The Gillard government will send the first wave of asylum seekers to Nauru within days to live in tents as it blasts the Greens for ''naively'' opposing offshore processing.
However, the opposition is demanding Labor adopt the ''very blunt'' policy of sending asylum seekers directly to Nauru instead of taking them to Christmas Island on a navy ''water taxi''.
By last night the navy had intercepted three boats carrying 202 people within 24 hours.
The Coalition supported a motion in Parliament designating Nauru as a regional processing country, the last hurdle to re-opening the Australian-built detention centre there.
The government signed an agreement on the weekend with Papua New Guinea to re-open a similar camp on Manus Island, as it moves to halt the flow of asylum seekers.
At today's caucus meeting, Labor MPs are expecting to hear the government has gone into high gear to clear the decks of troublesome issues and push ahead on ''Labor heartland'' issues.
Acting Prime Minister Wayne Swan will headline the meeting, as Ms Gillard remains in Adelaide to grieve with her family over the death of her father, John Gillard.
Mr Swan told Parliament yesterday Ms Gillard would be absent for the rest of the week as he formally passed on the Parliament's condolences to Ms Gillard, her mother Moira and sister Alison.
According to the latest Essential poll, issued last night, Ms Gillard has overtaken Tony Abbott as better prime minister.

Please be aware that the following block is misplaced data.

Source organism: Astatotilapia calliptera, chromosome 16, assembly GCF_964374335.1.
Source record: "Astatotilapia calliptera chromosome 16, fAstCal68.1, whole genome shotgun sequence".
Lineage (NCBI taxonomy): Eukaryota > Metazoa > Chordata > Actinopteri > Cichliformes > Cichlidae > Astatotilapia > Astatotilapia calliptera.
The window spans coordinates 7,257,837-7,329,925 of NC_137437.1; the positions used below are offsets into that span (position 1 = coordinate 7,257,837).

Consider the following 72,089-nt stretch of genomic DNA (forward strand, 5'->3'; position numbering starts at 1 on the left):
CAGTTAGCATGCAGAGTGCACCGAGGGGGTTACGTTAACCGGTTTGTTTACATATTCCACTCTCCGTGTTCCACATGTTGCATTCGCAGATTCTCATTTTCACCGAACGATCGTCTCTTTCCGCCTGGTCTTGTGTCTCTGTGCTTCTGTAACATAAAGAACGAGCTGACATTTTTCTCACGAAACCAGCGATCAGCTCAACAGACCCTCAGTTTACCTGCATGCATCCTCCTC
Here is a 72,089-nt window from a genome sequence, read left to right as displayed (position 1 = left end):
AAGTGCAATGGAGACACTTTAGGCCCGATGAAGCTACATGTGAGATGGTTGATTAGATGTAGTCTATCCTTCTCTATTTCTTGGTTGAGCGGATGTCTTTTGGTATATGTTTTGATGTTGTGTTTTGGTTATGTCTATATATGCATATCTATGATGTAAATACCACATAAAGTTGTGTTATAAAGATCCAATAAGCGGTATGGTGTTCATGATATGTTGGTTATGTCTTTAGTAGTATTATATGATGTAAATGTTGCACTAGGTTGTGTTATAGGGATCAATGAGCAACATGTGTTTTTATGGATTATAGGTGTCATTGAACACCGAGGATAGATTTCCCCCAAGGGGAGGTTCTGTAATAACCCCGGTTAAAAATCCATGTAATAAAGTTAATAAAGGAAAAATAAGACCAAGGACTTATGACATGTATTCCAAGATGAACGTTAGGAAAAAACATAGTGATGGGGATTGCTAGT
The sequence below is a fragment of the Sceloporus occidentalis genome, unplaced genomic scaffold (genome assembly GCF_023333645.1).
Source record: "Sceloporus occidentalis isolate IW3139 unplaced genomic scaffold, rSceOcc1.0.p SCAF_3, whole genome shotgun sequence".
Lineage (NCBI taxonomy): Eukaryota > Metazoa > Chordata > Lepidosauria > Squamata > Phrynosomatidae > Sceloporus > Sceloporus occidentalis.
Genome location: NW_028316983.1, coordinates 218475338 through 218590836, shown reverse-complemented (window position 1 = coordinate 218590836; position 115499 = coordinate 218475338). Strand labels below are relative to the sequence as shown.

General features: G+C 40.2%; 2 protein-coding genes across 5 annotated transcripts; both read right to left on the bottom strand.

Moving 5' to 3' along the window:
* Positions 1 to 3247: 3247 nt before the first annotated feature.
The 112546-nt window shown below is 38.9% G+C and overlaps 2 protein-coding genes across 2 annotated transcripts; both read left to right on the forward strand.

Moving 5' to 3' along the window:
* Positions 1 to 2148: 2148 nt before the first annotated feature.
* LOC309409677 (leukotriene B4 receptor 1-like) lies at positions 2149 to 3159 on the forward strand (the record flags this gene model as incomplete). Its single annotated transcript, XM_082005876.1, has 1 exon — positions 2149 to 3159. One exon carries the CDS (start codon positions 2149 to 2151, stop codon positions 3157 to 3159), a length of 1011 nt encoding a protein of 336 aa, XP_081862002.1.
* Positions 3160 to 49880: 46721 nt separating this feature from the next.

The Coalition maintained its election winning lead, with the two-party preferred split remaining stationary at 55 per cent for the Coalition and 45 per cent for Labor.
Asked about the fall in support for Greens at the NSW local government elections, Immigration Minister Chris Bowen said the party's opposition to offshore processing was ''entirely naive and unworkable''.
''I think the Australian people have seen the Greens' approach, in a very prominent policy area, laid bare over the last few weeks,'' he said.
Transport Minister Anthony Albanese said former Greens leader, Bob Brown, was a ''charismatic, significant figure'' who had a lot of respect but he did not want to reflect on his successor, Christine Milne.
''It was always going to be difficult for them,'' he said.
''The truth is that now we don't have to say if you vote Green, you think you're getting Bob Brown - people know they're not getting Bob Brown, they're getting someone else.''
The government is expecting the designation documents for Nauru will pass both houses of parliament quickly.
This will pave the away for up to 500 people to be processed on the island.
Mr Bowen said the Immigration Department would decide who would be in the first plane load.
Almost 2000 asylum seekers have arrived in Australia since the government said it would re-open the two detention camps.
The government says anyone who arrived after August 13 ''runs the risk'' of being sent to an offshore camp.
The government has signed a six-month contract with logistics group Transfield Services worth $24.5 million to run the Nauru camp.
The Salvation Army would be contracted to work on community liaison, case management and community activities.
Mr Bowen said 30 defence force personnel and two Immigration Department staff were about to go to Manus Island.
Opposition immigration spokesman Scott Morrison said the Coalition would support the parliamentary moves but the finalisation of the paperwork meant Labor should take a tough line. ''From today, any boat and any person who turns up on a boat must go to Nauru, no exceptions,'' he said. ''Any exceptions to that will only dilute what is already a half-hearted message that this government is seeking to send.''